But let’s take a step back. How did I end up here in the first place? While always adventurous, my housing experience had always been pretty traditional. I’d spent most of my first 18 years living at home and then proceeded to live in a dorm my freshman year. After landing an internship in Austin over the summer, I needed to find a place to stay until I moved into my apartment in the fall. And that’s the start of how I ended up in the belly of the dragon.

For those of you do not know about the 21st Street Co-Op, it is the first structure built to be used as a cooperative living space, which is about as accurate a description as saying Brittney Spears is a wholesome (side note: is Brittney Spears still culturally relevant, because she’s still the only music I listen to)

In reality the co-op is cesspool of filth, drugs, and alcohol who use the ideals of communal living as a means of discovering and expressing themselves.

It really is a place where you get to see the best and worst of human nature. At the co-op, you see the power of democracy when structures are built in a day and you see the pitfalls of democracy when something as simple as purchasing a first-aid kit takes hours of debate and weeks to implement. Every day, the structure of the co-op is pushed to it’s limits and miraculously it manages to get by every time.

So to answer why I am at the the 21st Co-Op, the answer is simple. I don’t know when the next chance I’ll have to meet strangers and experience the human condition in their raw state (both figuratively and literally). Now that I’m here, I’m sure I’ll be a 21st MF for life.



Post High School Thoughts

A while back I watched Paper Towns, a movie which I would have loved had I been a 16-year-old girl. This is a fact that can be validated by the fact that I watched it with a friend, who believes that it is socially acceptable to have a Hello Kitty case on her iPhone, who seemingly enjoyed it a fair bit more than I did.

For those who have not seen the movie it is set within the last few weeks of high school and the adventures that ensued. I could go in more depth about the plot, but I think for our purposes any mental image you construct will suffice.

At the conclusion of the movie I started to realize that that whole chapter of my life is over; the experience of being called a soccer-mom for driving around an old minivan, the anxiety of finding a prom date had been experienced, the post-graduation road trip across the country had happened.

I also realized that I was probably one of the oldest guys in the theater. That is when it finally hit me that I was no longer a kid in high school anymore and that chapter of my life was over. It is a weird feeling and I don’t know quite how to describe it.

And then last night I saw Ferris Bueller’s Day Off once again, which for those of you who don’t know is  a heartwrenching tale of how a gorgeous Ferrari 250 GT meets its fate.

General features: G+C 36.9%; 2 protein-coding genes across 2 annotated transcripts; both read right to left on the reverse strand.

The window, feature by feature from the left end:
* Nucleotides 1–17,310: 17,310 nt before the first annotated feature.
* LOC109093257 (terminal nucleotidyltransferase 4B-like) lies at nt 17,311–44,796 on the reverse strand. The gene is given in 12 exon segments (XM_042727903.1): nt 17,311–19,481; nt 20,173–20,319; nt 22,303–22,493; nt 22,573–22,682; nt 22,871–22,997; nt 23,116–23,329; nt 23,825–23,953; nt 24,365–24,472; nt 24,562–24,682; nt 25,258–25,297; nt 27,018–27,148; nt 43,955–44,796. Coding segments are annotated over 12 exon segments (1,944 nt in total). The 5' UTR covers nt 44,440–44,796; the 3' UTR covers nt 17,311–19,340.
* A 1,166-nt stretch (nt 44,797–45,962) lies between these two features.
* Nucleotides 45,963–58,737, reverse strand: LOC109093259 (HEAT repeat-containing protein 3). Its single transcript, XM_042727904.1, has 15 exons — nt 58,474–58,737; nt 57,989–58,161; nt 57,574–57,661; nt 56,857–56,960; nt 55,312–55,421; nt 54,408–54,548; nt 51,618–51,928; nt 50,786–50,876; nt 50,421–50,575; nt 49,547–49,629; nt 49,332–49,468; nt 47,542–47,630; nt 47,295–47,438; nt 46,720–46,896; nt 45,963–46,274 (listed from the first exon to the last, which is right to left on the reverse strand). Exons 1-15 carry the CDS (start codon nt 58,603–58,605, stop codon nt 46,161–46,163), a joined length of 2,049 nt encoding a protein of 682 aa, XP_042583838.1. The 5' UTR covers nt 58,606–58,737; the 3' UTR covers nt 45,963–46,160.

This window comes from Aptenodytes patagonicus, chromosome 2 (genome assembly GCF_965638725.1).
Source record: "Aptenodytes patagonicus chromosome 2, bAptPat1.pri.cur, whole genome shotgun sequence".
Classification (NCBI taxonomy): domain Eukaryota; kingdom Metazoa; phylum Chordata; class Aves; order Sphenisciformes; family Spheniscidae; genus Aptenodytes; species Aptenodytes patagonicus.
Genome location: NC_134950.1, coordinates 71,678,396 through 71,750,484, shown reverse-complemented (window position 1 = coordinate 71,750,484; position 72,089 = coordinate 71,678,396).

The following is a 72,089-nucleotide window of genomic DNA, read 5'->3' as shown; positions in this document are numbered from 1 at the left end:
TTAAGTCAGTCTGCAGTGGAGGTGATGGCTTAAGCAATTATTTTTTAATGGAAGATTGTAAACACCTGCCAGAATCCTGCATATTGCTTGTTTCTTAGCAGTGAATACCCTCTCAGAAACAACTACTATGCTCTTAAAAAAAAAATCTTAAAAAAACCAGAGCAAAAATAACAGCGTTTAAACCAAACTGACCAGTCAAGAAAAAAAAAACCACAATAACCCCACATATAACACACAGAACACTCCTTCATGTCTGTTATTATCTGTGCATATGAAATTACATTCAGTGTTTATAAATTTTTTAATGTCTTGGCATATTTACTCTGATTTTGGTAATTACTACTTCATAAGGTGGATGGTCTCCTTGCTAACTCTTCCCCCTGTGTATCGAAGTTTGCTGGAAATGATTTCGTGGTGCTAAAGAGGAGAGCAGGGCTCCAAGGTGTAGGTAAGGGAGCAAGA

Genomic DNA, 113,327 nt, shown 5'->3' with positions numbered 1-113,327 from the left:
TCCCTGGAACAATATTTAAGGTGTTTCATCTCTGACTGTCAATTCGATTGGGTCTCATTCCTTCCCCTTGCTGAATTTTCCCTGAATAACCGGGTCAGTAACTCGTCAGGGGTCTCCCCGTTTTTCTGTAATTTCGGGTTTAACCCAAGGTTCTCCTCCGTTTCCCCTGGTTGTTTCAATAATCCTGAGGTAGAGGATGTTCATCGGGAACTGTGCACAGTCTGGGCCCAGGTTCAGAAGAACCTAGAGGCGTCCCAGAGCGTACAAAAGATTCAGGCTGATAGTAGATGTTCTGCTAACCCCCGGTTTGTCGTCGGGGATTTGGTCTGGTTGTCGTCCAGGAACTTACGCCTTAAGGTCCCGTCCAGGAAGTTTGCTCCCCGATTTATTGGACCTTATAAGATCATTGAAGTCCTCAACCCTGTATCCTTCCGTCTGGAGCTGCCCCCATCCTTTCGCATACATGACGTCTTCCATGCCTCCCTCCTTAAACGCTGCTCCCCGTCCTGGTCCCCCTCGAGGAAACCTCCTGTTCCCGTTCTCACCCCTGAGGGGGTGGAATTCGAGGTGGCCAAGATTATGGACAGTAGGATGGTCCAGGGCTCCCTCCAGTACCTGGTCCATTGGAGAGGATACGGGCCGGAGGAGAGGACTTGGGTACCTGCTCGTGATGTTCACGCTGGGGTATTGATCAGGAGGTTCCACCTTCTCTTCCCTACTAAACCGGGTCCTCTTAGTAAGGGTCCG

I realized that on various occasions I had missed school to do every single one of the things that Ferris does on his day off. Maybe I did get what I was supposed to from High School after all.

What Happened to Summer Camp?

So this morning I started to wonder what happened to camp. It seems to me that summer camps in general have just disappeared. For a moment I considered the theory that maybe the ghost who live in the abandoned cabin did really take all the campers away and now there are none left, but for some reason I was not 100% convinced that theory would hold up.

Now let me be clear, when I say camp I mean real camp. The kind of summer camp where you sing cult-like chants that were written before the invention of a dictionary and where clothes end up getting burnt to ashes (ask me about that later). The kind of summer camp where you made crafts that only your grandma could appreciate and where you would inexplicably find yourself in the water rather than in the canoe you were supposed to be in. What I do not mean is math camp or science camp where kids sit in a classroom doing the same exact things that they would be doing during the school year, but because it’s “summer camp” they eat their lunch on the playground instead of in a cafeteria.

I can say this is true because I still get mail from summer camps who still don’t know that I am an adult, admittedly an adult that still enjoys eating Fruit Loops every once in a while. All of the mail I get for summer camps are academic camps, which to me is a way to trick kids into going to school over the summer.

Now I have a few theories on why summer camps have disappeared, none of which are factually sound but indulge me anyways:

First off there’s the theory that kids are just more advanced nowadays and they are capable to skip straight to the soul sucking part of education without having to “waste” the first few years of their lives learning how to play. Now this may seem true to all the grandparents who believe that their three year old was born a genius, but this buzzfeed post seems to prove otherwise.

Secondly, there’s the theory that parents are trying to be protective of their kids. They make sure that their kids never touch anything sharper than a the side of their pencil case or dirtier than the handle of a tennis racket. This also is quite true and also the reason that cups of coffee at McDonalds now have warnings that the contents may be hot. I envision at some point in the near future parents setting locks that prevent their children from going to the backyard the same way parents currently lock their iPads to limit screen time. As a 19 year-old with no kids, I must give my expert opinion that while it may be great to protect your kid from every scratch and inkling of foul language, at some point they will experience these things and will be woefully unprepared. The kids I know who have grown up using knives and playing with fire have a much better understanding of how to stay safe compared to those who encounter them later on and don’t know how to safely handle them.